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Beijing’s bitcoin crackdown sends market sliding

Australian start-ups say a move by the Chinese government to crack down on Bitcoin, after it quadrupled in value to $US5000 ($6246), signals the end of the gold rush.

A delegation of Australian Bitcoin entrepreneurs have arrived in China to find a chorus of official condemnation of the dangers of “virtual currencies”, amid a crackdown on the world’s biggest Bitcoin market.


The wild swings in cryptocurrency investments

Bitcoin and Ethereum are just some of the digital currencies that have been on a tear this year. But it hasn’t been smooth-sailing in the cryptocurrency world.

With the Turnbull government strongly backing fintech as a potential export industry, Austrade had organised the mission of a dozen start-ups using Blockchain, the cryptographic technology that underpins Bitcoin trading.

But the political winds have changed swiftly in Beijing, where on Monday Chinese venture capitalist Jingxi Capital’s Li Jing was on message, warning them not to “hype gold digging” with Blockchain.

The National Internet Finance Association of China yesterday warned Bitcoin and other “virtual currency” lacked a clear basis for value, and was a tool of money laundering, drug trafficking and smuggling. 

Chinese regulators met last Friday with Bitcoin platform operators and ordered them to stop the exchange of virtual currency for legal currency and to stop providing pricing information, Xinhua reported.

With more than a third of Bitcoin transactions made in China, and most of the “mining” conducted in remote Chinese villages with cheap electricity supplies (large rooms of computers work to solve cryptographic problems for the reward of a coin), the crackdown has sparked talk of a Bitcoin crash.

The value of Bitcoin fell to $US3800 on Thursday, from $US4100 a day earlier, on the news of the Chinese restrictions and comments by the head of JP Morgan Jamie Dimon that Bitcoin was like tulip bulbs (the first bubble market) and “a fraud”.

The Bitcoin price had reached a peak of $US5000 on September 2, after quadrupling since December.

The chief executive of FlashFX, former Westpac banker Nicholas Steiger, said: “Bitcoin is like gold mining. If my grandma is asking me whether to invest in Bitcoin, it’s gone too far.”

“It has become so big in China that they are starting to set boundaries around it.”

But Mr Steiger said the Chinese government crackdown on Bitcoin was “positive” for his business, which transacts with a rival currency, Ripple. Ripple is also being considered for use by the People’s Bank of China.

If my grandma is asking me whether to invest in Bitcoin, itls gone too far


FlashFX chief executive Nicholas Steiger

FlashFX is the only Australian company to have a financial services licence from the Australian Securities and Investments Commission (ASIC) to conduct international money transfers using Blockchain. It is also licensed in Hong Kong, and wants to find a Chinese partner.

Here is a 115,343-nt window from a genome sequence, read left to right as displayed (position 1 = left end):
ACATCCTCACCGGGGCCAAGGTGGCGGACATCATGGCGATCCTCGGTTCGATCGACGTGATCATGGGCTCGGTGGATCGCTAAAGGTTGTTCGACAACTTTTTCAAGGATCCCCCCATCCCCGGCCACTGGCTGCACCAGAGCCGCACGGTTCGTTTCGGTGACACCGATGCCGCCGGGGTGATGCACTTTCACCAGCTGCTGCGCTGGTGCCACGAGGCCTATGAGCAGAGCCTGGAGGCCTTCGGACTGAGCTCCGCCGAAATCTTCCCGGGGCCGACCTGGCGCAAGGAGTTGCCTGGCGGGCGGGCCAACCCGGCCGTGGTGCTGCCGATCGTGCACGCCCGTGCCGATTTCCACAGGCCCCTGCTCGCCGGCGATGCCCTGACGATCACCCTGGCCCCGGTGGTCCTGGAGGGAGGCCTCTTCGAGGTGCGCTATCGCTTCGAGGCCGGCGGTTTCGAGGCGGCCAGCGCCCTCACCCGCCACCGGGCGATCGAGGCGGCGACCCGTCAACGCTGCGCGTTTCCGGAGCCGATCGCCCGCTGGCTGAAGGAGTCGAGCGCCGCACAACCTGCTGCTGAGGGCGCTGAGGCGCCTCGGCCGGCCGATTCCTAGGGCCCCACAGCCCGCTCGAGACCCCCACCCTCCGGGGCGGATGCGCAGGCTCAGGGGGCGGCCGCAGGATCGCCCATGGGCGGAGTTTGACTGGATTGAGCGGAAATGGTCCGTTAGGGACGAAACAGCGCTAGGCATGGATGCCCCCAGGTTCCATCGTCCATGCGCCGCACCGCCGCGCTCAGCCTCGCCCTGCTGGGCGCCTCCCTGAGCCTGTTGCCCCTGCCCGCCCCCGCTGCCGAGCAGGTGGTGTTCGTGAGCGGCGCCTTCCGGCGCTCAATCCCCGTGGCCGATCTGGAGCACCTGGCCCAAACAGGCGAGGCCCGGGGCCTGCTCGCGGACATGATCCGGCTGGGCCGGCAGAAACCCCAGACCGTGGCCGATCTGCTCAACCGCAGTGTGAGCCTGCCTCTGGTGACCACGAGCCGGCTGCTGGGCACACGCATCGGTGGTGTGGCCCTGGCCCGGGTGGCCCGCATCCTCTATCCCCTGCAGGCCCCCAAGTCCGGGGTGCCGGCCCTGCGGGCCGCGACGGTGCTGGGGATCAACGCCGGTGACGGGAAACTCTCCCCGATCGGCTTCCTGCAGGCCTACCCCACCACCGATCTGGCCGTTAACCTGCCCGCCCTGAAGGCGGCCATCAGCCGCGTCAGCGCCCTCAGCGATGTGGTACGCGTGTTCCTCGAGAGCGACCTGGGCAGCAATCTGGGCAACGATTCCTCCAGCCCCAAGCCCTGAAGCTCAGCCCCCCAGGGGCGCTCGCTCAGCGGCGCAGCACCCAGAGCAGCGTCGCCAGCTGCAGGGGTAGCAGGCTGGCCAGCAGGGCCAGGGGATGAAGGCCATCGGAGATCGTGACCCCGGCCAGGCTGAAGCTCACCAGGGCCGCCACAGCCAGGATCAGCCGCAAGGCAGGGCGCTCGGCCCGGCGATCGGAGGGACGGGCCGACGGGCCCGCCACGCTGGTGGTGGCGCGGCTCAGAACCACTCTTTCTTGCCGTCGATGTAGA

The Chinese government is examining how it can use crypto-currency and still apply controls on money being moved offshore, which is heavily restricted in China. 

He was told the Chinese government is concerned technologies such as Ripple are “too fast”.

The head of the Australian Digital Commerce Association Nick Giurietto said in Shanghai the Chinese crackdown “seems like a pause while the regulators build their views on this”.

“As with any other market, what China does can influence global markets.”

He said Australian companies had spent “considerable time” working with Australian regulators to develop strong regulation of crypto-currency.

Deloitte Australia partner Richard Miller, who is on the ADCA advisory council, said Australian companies who gained early experience in Bitcoin have the opportunity to play a role in clarifying the “rules of the road” and standards.

“The concern with Bitcoin now, and it is not unique to China, is that it can be used to transact completely anonymously,” he said.

Mr Miller said he didn’t think a Chinese crackdown on Bitcoin would crash the global system, even if it did cause the price to fall in a speculative market.

“I think the protocol is flexible enough that it can adjust on a real-time basis to big swings in capacity – usage or computing capacity.”

If Chinese Bitcoin mining was to drop off, the cryptographic problems would reduce in difficulty and require less computing power to solve, which could make Bitcoin mining more economically viable in another part of the world, he said.

The cryptography is used to run the Blockchain – a system to protect and transact a digital asset between two users anywhere in the world.

Civic Ledger co-founder Katrina Donaghy said news of the Chinese government restriction hadn’t dampened the Chinese technology community, which was re-focussing on Blockchain.

WeChat, the Chinese social messaging company that has transformed consumer shopping habits in China with smartphone payments, is planning to use Blockchain technology to allow cross-border payments, she said.

Austrade says China made $5.5 trillion in digital payments last year, 50 times more than the US.
 

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